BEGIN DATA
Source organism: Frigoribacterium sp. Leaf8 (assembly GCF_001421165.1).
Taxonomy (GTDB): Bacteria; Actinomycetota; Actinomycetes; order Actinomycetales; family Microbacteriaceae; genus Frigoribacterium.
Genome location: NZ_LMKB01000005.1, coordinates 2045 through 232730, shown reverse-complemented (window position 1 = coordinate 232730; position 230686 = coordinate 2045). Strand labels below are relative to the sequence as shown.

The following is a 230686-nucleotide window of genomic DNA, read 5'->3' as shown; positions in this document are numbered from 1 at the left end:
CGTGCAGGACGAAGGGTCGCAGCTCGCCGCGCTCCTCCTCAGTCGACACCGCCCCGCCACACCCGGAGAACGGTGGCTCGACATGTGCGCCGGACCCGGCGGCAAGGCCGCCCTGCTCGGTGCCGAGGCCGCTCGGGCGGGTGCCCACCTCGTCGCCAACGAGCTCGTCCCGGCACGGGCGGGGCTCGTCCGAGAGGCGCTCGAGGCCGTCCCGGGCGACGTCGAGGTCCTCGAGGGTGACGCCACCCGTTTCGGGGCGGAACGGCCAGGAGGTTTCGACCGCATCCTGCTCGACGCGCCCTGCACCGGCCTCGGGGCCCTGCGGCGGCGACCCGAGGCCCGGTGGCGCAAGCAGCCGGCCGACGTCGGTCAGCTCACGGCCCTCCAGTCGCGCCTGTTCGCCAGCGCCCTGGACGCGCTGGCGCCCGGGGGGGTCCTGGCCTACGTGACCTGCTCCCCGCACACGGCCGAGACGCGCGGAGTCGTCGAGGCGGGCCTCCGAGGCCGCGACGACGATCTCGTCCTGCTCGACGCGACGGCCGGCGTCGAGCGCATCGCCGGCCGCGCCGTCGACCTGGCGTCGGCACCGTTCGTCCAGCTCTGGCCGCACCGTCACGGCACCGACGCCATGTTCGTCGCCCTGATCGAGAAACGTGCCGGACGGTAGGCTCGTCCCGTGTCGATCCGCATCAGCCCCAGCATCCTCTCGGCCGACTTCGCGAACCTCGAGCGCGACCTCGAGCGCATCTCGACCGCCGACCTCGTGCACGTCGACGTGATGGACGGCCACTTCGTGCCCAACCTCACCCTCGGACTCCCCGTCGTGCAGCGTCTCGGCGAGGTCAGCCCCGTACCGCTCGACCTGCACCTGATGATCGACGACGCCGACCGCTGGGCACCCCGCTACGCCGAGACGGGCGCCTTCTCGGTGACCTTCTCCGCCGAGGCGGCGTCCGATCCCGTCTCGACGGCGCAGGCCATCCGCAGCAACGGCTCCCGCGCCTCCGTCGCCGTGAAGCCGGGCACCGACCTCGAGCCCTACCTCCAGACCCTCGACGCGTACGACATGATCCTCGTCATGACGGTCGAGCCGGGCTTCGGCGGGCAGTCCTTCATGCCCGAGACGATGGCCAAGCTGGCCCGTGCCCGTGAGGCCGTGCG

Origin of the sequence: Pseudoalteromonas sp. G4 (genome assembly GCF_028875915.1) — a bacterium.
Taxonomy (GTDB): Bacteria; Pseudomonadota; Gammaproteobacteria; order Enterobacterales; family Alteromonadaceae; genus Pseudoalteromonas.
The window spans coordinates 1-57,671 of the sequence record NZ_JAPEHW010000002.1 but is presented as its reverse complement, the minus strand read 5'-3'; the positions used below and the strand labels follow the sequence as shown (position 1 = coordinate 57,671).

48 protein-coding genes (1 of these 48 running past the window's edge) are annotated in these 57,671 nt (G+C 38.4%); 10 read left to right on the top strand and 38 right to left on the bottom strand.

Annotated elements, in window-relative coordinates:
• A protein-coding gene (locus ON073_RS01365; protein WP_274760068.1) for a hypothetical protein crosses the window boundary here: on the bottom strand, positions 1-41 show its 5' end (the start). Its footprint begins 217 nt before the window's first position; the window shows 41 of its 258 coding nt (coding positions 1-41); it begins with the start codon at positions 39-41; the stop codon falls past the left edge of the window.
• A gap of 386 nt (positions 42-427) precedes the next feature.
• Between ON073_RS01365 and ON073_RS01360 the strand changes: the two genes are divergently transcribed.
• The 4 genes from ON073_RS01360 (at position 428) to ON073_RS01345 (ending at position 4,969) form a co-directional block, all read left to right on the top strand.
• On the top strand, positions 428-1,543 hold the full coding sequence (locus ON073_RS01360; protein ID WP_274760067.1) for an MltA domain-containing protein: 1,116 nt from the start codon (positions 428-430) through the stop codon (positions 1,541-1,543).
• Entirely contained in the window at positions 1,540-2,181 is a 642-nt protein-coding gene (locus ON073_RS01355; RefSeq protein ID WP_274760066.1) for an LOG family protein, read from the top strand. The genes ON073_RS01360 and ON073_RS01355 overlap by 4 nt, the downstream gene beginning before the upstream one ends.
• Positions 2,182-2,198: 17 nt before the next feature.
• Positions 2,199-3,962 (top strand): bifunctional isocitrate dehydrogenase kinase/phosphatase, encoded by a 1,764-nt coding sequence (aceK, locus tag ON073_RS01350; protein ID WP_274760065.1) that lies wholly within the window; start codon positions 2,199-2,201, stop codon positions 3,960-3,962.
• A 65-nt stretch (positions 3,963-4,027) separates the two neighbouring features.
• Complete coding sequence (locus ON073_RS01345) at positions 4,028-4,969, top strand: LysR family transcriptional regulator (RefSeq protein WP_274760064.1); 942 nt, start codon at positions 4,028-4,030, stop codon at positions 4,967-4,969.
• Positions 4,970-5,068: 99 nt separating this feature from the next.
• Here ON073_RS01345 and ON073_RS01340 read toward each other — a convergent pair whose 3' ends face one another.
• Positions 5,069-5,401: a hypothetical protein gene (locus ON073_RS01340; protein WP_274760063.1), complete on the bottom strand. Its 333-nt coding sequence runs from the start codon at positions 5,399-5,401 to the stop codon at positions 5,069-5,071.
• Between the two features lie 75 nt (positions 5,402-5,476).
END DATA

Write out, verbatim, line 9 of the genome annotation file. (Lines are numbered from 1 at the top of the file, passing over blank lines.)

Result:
48 protein-coding genes (1 of these 48 running past the window's edge) are annotated in these 57,671 nt (G+C 38.4%); 10 read left to right on the top strand and 38 right to left on the bottom strand.